Brain Foods

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Oxidative Stress and Brain Disorders

Oxidative Stress and Brain Disorders

For years researchers have known that free radicals can cause cell degeneration, especially in the brain. Scientists have implicated the unstable molecules as a cause of neurodegenerative disorders such as Lou Gehrig's disease, Parkinson's disease and Huntington's disease. Now researchers are unraveling the pathways of free radical destruction in order to create targeted therapies for these disorders.

Apples brown. Butter turns rancid. Iron rusts. All are everyday signs of oxidative stress, destruction caused by free radical molecules. But none of these nuisances compare to what these unstable molecules can do inside the body, especially to cells of the brain.

Free radicals, which are products of normal cell processes, wreak havoc during their hunt for a mate. The source of their devastating actions is this oxygen molecule's unpaired electron which makes it unstable and electrically charged. It becomes stable by interacting with the nearest available molecule. Having no prejudices, it targets proteins, fats, or even DNA. Scientists have discovered that the free radical's actions can damage molecules they react with and sometimes cause the cell's demise.

Scientists are now trying to stop free radical mayhem by studying the various roads the molecule takes when it corrodes the cells of the brain.

This research is leading to:

Greater understanding of how nerve cell death occurs. Therapies to head off the destructive journey of the free radical and potentially stop nerve cell death in neurological disorders.

Under normal circumstances the body is not surprised by the free radical's intrusion and readily disarms it. Since the 1960s, scientists have known that these molecules permeate the environment as reaction by-products of substances such as oxygen, smog and cigarette smoke. Each cell in our body produces billions a day through common reactions such as turning food into energy.

While an apple may not be able to resist the assault, humans are equipped with a series of defenses, or antioxidants, that control free radical molecules and mend damage. For example, the enzyme superoxide dismutase (SOD) helps to detoxify certain harmful free radicals. Free radical scavengers such as Vitamin E mop up free radicals and help prevent damage to critical cell structures.

Other evidence suggests that ailments characterized by a loss of neurons, such as Parkinson's disease, Lou Gehrig's disease, and Huntington's disease may result from an imbalance in free radical production and internal defenses. Researchers speculate that age, abnormal stress, or genetic defects in the body's defense system corrupts internal checks and balances to reinforce the free radical reign causing cell damage.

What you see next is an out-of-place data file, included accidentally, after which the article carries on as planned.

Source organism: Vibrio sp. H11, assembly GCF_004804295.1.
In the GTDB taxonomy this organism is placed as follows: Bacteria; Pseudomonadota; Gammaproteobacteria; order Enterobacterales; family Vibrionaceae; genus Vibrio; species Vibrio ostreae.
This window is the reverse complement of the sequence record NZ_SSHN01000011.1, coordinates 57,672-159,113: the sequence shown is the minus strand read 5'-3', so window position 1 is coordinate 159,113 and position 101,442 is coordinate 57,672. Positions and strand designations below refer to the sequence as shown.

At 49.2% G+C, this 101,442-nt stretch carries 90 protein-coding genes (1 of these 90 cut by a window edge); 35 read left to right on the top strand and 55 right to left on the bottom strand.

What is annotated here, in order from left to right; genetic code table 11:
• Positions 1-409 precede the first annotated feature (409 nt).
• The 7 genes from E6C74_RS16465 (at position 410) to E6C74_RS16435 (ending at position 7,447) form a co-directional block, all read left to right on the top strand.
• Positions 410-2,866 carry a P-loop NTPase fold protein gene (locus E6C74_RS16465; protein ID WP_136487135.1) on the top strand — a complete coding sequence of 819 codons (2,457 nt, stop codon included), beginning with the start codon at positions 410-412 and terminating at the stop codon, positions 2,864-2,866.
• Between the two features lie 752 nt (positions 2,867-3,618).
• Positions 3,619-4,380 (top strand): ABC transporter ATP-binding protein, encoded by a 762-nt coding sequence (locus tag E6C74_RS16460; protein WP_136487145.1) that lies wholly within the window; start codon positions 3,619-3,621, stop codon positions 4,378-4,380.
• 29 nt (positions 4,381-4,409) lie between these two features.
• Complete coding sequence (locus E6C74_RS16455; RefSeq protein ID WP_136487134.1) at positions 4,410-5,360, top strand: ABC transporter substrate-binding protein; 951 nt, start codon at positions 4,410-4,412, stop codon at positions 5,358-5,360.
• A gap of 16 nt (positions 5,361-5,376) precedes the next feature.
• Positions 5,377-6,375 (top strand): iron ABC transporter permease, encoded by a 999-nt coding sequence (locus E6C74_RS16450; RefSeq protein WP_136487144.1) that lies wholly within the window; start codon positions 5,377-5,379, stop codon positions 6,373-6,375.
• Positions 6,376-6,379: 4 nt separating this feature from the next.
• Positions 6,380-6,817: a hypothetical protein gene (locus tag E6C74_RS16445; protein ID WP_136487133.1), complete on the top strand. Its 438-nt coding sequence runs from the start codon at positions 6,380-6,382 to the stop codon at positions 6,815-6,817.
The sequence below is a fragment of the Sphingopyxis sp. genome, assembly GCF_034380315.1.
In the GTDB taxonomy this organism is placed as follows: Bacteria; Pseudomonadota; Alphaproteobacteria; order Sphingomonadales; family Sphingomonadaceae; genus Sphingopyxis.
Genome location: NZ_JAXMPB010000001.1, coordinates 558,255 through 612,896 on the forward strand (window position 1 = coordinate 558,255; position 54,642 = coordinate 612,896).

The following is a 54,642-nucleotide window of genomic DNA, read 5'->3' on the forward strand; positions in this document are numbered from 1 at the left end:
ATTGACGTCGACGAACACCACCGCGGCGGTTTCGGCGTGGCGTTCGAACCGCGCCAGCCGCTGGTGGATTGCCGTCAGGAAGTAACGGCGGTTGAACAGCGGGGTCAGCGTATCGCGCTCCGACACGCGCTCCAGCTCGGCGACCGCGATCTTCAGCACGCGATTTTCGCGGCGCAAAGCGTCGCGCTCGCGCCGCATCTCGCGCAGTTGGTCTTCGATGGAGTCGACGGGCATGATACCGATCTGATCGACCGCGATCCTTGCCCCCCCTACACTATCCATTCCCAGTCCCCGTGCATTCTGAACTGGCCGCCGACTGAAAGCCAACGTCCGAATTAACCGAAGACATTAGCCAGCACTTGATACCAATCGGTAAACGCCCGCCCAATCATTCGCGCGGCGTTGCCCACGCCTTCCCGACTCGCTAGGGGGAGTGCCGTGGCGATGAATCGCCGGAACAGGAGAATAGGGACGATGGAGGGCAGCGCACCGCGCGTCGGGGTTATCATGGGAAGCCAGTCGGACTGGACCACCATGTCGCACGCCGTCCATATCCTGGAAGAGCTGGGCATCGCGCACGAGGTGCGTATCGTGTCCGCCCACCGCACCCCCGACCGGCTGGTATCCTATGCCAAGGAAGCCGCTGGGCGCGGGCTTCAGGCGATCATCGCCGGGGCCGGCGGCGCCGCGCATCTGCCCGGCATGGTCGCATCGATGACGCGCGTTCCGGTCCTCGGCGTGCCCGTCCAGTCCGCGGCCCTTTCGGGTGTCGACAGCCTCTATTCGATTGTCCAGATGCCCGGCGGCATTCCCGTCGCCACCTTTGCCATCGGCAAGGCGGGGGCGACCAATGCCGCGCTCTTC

Researchers discovered that the neurotransmitter glutamate plays a role in the neurodegenerative pathway. They believe that accumulation of glutamate and related amino acids in the brain trigger oxidative stress and neurotoxicity in Huntington's disease and amyotrophic lateral sclerosis, known as ALS or Lou Gehrig's disease.

A recently approved therapy, riluzole, puts glutamate out of commission. Two studies of more than 1,100 patients with a form of ALS showed the drug could prolong life an average of three months.

Scientists' efforts to dissect the free radical pathway also led them recently to discover the activation of the survival gene, bcl-2, can protect nerve cells from the cell death signals induced by free radicals. One form of ALS may result from defects in the gene responsible for producing the neuro-protector, SOD. Studies performed in yeast show that the activation of the bcl-2 gene stops free radical induced death in cells lacking a functional SOD gene. A potential therapeutic treatment could involve increasing expression of the bcl-2 gene in patients, thereby increasing nerve cell survival.

The hope is that further deciphering of the free radical pathway will continue to lead to new therapies. Future treatments may involve a "cocktail" of mixtures that target various points along the free radical pathway and stop nerve cell death.

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